The ‘VAMPIRE’ system the US military is sending to Ukraine is basically a DIY technical kit

Technical in a box.
Max Hauptman Avatar
(Image from L3 Harris)

The U.S. has supplied billions of dollars in military assistance to Ukraine since the Russian invasion began a little more than six months ago, from ammunition and body armor to unmanned aerial systems and helicopters to advanced artillery like the High Mobility Advanced Rocket Systems (HIMARS). One new system that’s being sent as part of the latest $3 billion aid package announced earlier this week is a missile launcher that is essentially a starter kit for building your own technical. Hell, it even has “vehicle-agnostic” as part of its acronym. 

The VAMPIRE, or Vehicle-Agnostic Modular Palletized ISR Rocket Equipment, is designed to be exported as a kit that can be quickly mounted on just about any pickup or vehicle with a cargo bed. 

Made by L3 Harris, it consists of a four-tube launcher and a sensor ball that can be installed in around two hours by two people using standard tools. The VAMPIRE can fire the Advanced Precision Kill Weapons System (APKWS) or other laser-guided munitions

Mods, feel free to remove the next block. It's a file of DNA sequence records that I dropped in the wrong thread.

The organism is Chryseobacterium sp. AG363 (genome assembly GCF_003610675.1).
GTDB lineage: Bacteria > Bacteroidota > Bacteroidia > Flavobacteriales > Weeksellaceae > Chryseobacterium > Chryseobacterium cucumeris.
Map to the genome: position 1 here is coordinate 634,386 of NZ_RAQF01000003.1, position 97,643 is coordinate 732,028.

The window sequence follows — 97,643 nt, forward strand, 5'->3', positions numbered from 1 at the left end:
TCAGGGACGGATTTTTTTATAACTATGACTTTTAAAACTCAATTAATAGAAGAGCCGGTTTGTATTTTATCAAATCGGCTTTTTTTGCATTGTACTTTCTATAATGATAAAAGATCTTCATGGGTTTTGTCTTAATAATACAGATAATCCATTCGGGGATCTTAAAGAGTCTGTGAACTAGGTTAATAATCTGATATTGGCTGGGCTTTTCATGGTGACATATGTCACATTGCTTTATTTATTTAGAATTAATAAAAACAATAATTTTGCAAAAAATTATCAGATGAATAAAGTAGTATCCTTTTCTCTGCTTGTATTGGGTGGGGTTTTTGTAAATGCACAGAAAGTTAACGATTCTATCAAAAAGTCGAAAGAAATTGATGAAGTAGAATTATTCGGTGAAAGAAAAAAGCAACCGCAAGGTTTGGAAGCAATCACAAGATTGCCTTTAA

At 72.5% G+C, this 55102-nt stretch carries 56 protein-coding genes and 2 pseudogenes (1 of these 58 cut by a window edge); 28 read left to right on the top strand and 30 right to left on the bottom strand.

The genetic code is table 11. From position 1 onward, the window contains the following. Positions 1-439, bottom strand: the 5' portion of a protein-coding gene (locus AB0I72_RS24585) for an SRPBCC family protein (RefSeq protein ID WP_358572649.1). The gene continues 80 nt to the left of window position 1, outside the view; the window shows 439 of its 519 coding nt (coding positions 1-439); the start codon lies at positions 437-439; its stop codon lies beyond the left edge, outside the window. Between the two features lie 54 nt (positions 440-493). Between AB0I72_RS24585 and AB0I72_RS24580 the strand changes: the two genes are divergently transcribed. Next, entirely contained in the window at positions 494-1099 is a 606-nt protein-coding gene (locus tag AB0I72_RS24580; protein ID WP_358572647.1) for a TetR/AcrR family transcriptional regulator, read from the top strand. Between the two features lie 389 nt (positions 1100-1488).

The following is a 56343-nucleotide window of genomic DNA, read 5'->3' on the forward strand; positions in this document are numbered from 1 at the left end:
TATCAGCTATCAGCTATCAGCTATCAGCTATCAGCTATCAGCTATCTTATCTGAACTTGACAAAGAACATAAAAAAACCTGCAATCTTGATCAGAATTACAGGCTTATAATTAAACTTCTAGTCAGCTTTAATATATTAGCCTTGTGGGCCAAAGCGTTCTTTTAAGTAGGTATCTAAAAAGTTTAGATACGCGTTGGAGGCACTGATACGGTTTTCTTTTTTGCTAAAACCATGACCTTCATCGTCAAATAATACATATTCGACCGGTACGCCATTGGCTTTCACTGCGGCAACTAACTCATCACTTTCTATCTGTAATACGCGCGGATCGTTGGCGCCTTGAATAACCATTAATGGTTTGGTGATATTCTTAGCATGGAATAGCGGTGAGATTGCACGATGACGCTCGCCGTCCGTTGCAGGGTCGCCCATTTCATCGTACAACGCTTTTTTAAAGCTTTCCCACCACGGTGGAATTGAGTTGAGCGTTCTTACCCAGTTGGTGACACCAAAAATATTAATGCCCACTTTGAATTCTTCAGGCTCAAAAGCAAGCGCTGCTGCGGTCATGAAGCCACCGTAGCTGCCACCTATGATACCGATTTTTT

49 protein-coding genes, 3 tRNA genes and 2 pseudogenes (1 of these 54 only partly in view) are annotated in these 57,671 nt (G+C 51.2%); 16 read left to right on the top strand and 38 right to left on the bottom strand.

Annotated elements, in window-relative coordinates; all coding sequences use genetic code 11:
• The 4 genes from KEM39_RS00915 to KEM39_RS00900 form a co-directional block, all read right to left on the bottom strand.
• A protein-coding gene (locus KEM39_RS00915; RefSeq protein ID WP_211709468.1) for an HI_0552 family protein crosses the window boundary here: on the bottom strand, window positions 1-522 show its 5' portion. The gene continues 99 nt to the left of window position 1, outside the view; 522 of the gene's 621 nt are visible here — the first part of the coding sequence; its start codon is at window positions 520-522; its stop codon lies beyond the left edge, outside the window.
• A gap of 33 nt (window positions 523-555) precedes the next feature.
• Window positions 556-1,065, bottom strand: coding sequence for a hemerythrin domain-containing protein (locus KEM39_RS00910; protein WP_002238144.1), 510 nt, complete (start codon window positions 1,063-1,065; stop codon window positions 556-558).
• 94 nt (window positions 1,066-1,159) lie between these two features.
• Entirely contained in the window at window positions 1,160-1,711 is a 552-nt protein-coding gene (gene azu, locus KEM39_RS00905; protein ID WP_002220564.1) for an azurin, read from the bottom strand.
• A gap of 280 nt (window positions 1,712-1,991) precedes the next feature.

In other words: it’s a technical in a box. 

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Technicals — pickups or other vehicles retrofitted with armor and weapons — have been prevalent in conflict for decades. They’re being commonly employed in Ukraine, where all kinds of civilian vehicles have been seen mounting a truly wild array of weapons, from rockets to machine guns to drones. 

On Wednesday, Colin Kahl, the undersecretary of defense for policy,  described the VAMPIRE as a system for countering the threat from unmanned drones and other unmanned aerial vehicles, saying, “it uses small missiles, essentially, to shoot UAVs out of the sky.”

Drones have been used extensively by both sides in Ukraine, both for reconnaissance and for offensive missions. 

And pretty soon, with a couple of hours and some basic tools, the bed of a Toyota Hilux or just about any flat surface can be turned into a platform for launching munitions to counter unmanned aerial systems. 

On Wednesday, Kahl emphasized the low cost and easy-to-assemble aspect of the VAMPIRE and other aid currently being sent to Ukraine, saying that, “we’re trying to be very deliberate about what systems we think makes the most sense for Ukraine to have in that context, and also matters very much—can they sustain it? Can they afford it? Because, of course, you know, billions of dollars of international assistance is not, you know, may not be something 10 years from now, or 20 years from now.”

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